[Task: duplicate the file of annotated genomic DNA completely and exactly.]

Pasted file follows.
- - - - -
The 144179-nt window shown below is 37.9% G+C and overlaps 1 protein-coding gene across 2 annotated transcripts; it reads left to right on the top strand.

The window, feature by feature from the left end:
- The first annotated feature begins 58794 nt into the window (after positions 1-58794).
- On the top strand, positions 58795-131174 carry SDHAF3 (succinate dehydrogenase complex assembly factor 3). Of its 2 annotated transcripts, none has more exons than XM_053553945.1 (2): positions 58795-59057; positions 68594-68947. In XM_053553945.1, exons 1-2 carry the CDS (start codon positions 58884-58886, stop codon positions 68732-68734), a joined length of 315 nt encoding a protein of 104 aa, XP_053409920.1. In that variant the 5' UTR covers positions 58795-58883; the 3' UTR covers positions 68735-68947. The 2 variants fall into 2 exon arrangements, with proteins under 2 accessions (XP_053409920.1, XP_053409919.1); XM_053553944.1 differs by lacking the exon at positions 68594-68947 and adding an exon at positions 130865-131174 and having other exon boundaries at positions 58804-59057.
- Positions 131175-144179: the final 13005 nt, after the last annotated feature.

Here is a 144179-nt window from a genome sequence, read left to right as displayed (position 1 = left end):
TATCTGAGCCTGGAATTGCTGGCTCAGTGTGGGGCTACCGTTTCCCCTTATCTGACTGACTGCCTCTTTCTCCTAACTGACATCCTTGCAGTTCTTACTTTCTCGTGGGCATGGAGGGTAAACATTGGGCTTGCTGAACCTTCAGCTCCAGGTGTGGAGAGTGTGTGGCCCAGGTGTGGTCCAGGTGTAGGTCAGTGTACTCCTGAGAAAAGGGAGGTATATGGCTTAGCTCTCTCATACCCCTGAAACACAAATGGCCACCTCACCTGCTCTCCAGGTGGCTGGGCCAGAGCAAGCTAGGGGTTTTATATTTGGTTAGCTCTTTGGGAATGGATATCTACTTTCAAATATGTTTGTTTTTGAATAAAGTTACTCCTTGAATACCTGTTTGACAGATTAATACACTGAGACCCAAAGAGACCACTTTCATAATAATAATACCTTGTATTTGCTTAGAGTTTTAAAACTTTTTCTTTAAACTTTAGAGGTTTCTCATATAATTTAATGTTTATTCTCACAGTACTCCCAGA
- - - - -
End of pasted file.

The 144179-nt window shown below is 37.9% G+C and overlaps 1 protein-coding gene across 2 annotated transcripts; it reads left to right on the top strand.

The window, feature by feature from the left end:
- The first annotated feature begins 58794 nt into the window (after positions 1-58794).
- On the top strand, positions 58795-131174 carry SDHAF3 (succinate dehydrogenase complex assembly factor 3). Of its 2 annotated transcripts, none has more exons than XM_053553945.1 (2): positions 58795-59057; positions 68594-68947. In XM_053553945.1, exons 1-2 carry the CDS (start codon positions 58884-58886, stop codon positions 68732-68734), a joined length of 315 nt encoding a protein of 104 aa, XP_053409920.1. In that variant the 5' UTR covers positions 58795-58883; the 3' UTR covers positions 68735-68947. The 2 variants fall into 2 exon arrangements, with proteins under 2 accessions (XP_053409920.1, XP_053409919.1); XM_053553944.1 differs by lacking the exon at positions 68594-68947 and adding an exon at positions 130865-131174 and having other exon boundaries at positions 58804-59057.
- Positions 131175-144179: the final 13005 nt, after the last annotated feature.

Here is a 144179-nt window from a genome sequence, read left to right as displayed (position 1 = left end):
TATCTGAGCCTGGAATTGCTGGCTCAGTGTGGGGCTACCGTTTCCCCTTATCTGACTGACTGCCTCTTTCTCCTAACTGACATCCTTGCAGTTCTTACTTTCTCGTGGGCATGGAGGGTAAACATTGGGCTTGCTGAACCTTCAGCTCCAGGTGTGGAGAGTGTGTGGCCCAGGTGTGGTCCAGGTGTAGGTCAGTGTACTCCTGAGAAAAGGGAGGTATATGGCTTAGCTCTCTCATACCCCTGAAACACAAATGGCCACCTCACCTGCTCTCCAGGTGGCTGGGCCAGAGCAAGCTAGGGGTTTTATATTTGGTTAGCTCTTTGGGAATGGATATCTACTTTCAAATATGTTTGTTTTTGAATAAAGTTACTCCTTGAATACCTGTTTGACAGATTAATACACTGAGACCCAAAGAGACCACTTTCATAATAATAATACCTTGTATTTGCTTAGAGTTTTAAAACTTTTTCTTTAAACTTTAGAGGTTTCTCATATAATTTAATGTTTATTCTCACAGTACTCCCAGA